A visitors guide to the coastal village of Titchwell on the North
Norfolk Coast. Much of the area around Norfolk's coastline was wrestled
from the sea by the building of dykes and sea walls going back to beyond
Roman times. After the floods of 1953 many of the sea walls were
considered too expensive to repair and this was the case in the village
of Titchwell. Then in 1970 a pair of breeding Montagu Harries were
spotted in the reeds on these marshes now etched by veins of saltwater,
and the rest as they say is history.
For by 1972 the RSPB had acquired the marshes around
here and Titchwell Reserve came into being. The Titchwell Reserve is one
of the most popular reserves in Norfolk situated on a large site with a
mixture of habitats including fen and marshes, reedbeds and tidal
This reserve attracts many birds including waders and dabbling duck
while shallow lagoons provide a site for winter geese and grazing duck.
Titchwell RSPB Reserve has a number of hides and several trails and even
offers binoculars for hire at its visitors centre. Beyond the managed
nature reserve there is a more extensive area of fields and saltings and
it is possible to walk out to fine extensive firm shimmering sands,
which stretch as far as the eye can see, with rolling white horses
breaking on the shore.
For Holiday Accommodation in Titchwell Norfolk and closeby - Self
Catering - Holiday Cottages - Hotels and Bed and Breakfast check out our
Titchwell Holiday Accommodation Pages.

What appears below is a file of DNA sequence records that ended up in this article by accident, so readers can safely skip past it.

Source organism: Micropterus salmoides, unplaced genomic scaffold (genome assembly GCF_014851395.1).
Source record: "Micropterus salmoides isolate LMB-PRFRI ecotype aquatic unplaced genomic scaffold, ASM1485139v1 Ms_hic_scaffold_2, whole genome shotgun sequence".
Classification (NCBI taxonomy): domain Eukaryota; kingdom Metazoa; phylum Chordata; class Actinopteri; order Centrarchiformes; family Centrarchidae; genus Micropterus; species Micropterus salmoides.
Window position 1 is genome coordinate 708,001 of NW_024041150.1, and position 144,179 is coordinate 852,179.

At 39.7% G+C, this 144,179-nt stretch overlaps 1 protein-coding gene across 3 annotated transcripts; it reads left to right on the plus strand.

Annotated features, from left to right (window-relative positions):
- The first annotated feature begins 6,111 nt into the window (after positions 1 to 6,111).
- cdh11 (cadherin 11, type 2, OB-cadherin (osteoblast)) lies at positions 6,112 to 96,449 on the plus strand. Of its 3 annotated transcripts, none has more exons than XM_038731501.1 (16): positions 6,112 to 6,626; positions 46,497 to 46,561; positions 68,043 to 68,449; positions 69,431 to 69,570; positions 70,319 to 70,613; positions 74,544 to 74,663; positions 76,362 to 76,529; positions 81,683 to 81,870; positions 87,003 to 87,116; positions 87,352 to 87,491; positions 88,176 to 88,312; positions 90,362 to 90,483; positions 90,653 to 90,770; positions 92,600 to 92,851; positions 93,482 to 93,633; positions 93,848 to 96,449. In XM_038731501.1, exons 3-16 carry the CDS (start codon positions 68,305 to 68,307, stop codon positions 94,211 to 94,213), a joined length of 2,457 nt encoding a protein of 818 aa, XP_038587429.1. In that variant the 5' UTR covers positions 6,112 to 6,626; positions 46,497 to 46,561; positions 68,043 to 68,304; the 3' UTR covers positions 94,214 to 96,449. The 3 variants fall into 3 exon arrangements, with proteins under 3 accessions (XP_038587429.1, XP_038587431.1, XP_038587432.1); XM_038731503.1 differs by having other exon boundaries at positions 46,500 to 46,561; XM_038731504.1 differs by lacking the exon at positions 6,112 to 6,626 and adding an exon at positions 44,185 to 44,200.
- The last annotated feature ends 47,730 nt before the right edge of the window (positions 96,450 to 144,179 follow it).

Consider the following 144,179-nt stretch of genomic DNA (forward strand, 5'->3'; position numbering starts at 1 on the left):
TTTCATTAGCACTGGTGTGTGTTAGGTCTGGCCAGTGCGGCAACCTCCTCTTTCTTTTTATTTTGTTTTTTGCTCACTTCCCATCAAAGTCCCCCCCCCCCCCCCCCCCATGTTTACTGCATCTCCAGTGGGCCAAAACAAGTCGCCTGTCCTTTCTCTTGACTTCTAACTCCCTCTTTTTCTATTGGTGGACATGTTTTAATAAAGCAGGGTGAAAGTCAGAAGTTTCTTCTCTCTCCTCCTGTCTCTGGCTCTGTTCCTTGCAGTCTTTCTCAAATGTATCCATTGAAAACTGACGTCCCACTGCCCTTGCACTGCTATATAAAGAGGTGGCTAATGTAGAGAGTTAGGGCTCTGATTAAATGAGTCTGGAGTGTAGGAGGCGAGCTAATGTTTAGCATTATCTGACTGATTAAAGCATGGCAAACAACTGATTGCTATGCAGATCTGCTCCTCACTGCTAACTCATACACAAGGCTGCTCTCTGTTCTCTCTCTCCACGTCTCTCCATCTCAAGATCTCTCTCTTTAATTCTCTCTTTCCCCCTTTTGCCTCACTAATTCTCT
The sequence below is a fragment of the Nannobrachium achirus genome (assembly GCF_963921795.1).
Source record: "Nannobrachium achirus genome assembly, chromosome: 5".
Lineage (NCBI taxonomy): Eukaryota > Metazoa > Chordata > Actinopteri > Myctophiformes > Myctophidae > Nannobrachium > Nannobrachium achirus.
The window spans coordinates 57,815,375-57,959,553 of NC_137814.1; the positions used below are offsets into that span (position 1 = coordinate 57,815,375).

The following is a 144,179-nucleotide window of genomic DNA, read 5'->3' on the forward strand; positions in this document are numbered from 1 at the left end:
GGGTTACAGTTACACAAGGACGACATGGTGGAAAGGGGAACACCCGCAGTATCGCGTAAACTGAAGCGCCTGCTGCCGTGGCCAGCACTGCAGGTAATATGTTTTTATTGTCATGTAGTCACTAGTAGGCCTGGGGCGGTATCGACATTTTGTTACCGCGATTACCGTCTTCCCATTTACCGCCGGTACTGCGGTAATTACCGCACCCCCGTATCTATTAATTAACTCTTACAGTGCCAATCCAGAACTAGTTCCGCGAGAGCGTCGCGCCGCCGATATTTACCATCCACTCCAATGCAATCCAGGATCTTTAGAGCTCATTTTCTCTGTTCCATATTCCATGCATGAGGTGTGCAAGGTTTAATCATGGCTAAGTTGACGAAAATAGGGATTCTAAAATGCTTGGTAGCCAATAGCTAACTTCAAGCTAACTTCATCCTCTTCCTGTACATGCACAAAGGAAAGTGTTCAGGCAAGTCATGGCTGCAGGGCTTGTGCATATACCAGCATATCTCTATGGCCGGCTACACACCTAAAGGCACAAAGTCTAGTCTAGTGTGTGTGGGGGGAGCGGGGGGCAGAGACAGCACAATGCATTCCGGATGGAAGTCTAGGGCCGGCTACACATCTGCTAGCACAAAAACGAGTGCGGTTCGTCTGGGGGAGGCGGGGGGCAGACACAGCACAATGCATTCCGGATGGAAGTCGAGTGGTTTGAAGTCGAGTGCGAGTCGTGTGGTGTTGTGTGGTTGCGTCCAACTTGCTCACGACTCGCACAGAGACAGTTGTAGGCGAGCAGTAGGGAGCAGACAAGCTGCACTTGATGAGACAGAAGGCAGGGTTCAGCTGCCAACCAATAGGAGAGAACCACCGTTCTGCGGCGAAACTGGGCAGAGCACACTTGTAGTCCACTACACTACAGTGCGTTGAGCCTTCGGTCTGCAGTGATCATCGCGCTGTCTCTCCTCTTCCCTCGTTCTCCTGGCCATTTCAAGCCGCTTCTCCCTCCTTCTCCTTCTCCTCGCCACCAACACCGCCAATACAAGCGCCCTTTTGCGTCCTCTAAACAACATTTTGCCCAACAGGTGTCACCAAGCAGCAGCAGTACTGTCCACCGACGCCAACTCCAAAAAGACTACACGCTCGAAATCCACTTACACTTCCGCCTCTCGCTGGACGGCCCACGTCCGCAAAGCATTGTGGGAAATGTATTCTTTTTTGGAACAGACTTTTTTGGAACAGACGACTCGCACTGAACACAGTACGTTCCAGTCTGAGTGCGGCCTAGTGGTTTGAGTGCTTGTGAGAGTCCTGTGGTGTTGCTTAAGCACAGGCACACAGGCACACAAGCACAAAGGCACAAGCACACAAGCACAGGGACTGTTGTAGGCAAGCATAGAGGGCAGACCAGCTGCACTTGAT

The attractive church of St. Mary the Virgin has an
eleventh century round tower. In the village are two good
restaurants - Briarfields, that serves a range of locally sourced
seafood and meats and the restaurant at Titchwell Manor, renowned for
For golf enthusiasts there is the Royal West Norfolk Golf course at Brancaster.
For a spot of retail therapy Burnham
Market offer stylish shops and galleries together with an array of
good pubs/inn and eateries. For sailing try Brancaster
Staithe where sailing is available as well as a sailing school
providing water sports training and hire as well as a full range of
leisure wear, equipment and accessories.
Since Roman times shellfish has been harvested around
here with some 250 tons of oysters and mussels grown each year in the
creek. There are many opportunities to try these delicacies either
in the local pubs/restaurants or direct from small sheds selling local
seafood, cattered around the Norfolk coastline. Scolt Head Island is a
Nature Conservation Area and has the largest breeding colony of Sandwich
Terns making it ideal venue for the bird watcher, the island can be
accessed from the Brancaster Staithe harbour by small ferry boats which
take visitors out to the reserve in the long summer months.